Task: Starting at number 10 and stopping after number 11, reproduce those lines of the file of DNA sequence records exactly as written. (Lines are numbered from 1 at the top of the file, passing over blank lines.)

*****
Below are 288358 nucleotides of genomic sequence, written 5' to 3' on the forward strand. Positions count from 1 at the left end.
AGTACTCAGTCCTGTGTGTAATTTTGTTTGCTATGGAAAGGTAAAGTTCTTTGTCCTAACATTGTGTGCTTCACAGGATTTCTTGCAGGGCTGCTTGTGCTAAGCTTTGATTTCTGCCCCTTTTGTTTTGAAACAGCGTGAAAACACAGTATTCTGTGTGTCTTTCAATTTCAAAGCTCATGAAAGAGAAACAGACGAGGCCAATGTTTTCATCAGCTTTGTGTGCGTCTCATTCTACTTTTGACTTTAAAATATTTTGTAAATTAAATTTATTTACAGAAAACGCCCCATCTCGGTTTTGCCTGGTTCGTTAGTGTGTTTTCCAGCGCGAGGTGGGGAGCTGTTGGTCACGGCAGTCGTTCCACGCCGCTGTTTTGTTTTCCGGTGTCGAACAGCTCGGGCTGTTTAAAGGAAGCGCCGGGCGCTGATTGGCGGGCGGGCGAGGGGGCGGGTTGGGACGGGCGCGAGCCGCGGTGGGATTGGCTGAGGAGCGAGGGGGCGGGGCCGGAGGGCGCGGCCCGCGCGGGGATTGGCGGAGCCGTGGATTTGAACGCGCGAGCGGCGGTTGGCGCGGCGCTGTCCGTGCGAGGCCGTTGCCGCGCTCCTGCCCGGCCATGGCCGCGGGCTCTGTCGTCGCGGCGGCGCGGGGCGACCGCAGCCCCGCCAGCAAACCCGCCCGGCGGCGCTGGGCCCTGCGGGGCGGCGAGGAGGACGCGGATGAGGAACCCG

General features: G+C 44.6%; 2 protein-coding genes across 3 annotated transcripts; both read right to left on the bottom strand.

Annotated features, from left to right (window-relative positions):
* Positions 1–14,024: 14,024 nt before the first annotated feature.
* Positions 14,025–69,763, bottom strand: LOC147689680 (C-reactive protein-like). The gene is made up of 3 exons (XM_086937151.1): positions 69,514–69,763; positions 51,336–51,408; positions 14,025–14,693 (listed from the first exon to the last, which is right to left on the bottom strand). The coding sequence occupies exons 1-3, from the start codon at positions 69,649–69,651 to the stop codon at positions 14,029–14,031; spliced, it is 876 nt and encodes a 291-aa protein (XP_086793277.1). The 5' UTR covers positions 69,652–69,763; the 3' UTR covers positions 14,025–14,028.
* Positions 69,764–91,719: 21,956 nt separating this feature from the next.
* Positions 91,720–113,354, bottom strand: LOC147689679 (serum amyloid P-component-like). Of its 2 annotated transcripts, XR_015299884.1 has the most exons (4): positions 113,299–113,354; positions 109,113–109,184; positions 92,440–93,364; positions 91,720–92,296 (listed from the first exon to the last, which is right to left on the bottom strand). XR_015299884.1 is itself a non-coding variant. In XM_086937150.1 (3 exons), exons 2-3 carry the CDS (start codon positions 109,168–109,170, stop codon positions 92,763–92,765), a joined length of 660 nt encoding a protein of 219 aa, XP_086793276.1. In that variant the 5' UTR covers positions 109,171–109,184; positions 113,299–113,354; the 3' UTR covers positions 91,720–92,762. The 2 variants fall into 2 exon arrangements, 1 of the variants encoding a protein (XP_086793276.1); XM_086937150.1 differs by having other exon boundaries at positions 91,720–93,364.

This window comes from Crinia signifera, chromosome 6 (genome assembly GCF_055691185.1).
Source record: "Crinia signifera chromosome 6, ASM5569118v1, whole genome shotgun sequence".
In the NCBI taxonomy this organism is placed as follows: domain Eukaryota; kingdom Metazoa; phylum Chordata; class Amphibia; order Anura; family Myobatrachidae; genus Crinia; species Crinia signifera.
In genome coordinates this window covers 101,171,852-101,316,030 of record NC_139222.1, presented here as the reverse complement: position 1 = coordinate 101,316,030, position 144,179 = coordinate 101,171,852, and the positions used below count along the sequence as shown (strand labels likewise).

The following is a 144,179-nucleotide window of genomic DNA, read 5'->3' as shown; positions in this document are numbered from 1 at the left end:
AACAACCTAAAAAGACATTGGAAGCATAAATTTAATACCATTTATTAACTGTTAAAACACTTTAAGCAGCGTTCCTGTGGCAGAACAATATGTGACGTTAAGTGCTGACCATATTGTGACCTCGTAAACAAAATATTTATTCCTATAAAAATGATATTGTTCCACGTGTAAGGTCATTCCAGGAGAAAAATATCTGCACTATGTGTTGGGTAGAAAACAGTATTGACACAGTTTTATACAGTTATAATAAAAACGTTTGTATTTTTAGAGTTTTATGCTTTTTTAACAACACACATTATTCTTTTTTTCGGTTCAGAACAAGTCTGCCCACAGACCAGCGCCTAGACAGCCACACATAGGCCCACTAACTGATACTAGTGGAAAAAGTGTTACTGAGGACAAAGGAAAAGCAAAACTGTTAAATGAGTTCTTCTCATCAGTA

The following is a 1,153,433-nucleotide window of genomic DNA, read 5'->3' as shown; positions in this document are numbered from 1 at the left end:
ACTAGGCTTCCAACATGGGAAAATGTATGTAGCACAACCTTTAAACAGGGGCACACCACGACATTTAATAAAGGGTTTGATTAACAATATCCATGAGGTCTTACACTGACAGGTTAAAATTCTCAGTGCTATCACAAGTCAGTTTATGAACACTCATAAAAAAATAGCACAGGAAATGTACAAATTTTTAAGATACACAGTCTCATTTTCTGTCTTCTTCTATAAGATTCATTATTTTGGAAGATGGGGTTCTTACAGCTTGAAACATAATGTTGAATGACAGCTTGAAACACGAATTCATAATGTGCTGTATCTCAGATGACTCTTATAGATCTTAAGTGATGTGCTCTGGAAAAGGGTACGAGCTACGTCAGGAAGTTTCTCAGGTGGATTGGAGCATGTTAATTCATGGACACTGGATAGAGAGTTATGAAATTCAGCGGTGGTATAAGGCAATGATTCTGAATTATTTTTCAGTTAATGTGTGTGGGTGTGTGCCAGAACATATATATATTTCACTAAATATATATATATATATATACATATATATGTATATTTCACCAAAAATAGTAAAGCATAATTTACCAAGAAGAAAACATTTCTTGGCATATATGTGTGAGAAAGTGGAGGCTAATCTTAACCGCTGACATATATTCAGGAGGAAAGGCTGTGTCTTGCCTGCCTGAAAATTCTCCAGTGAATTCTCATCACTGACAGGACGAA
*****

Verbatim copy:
Source record: "Crinia signifera chromosome 6, ASM5569118v1, whole genome shotgun sequence".
In the NCBI taxonomy this organism is placed as follows: domain Eukaryota; kingdom Metazoa; phylum Chordata; class Amphibia; order Anura; family Myobatrachidae; genus Crinia; species Crinia signifera.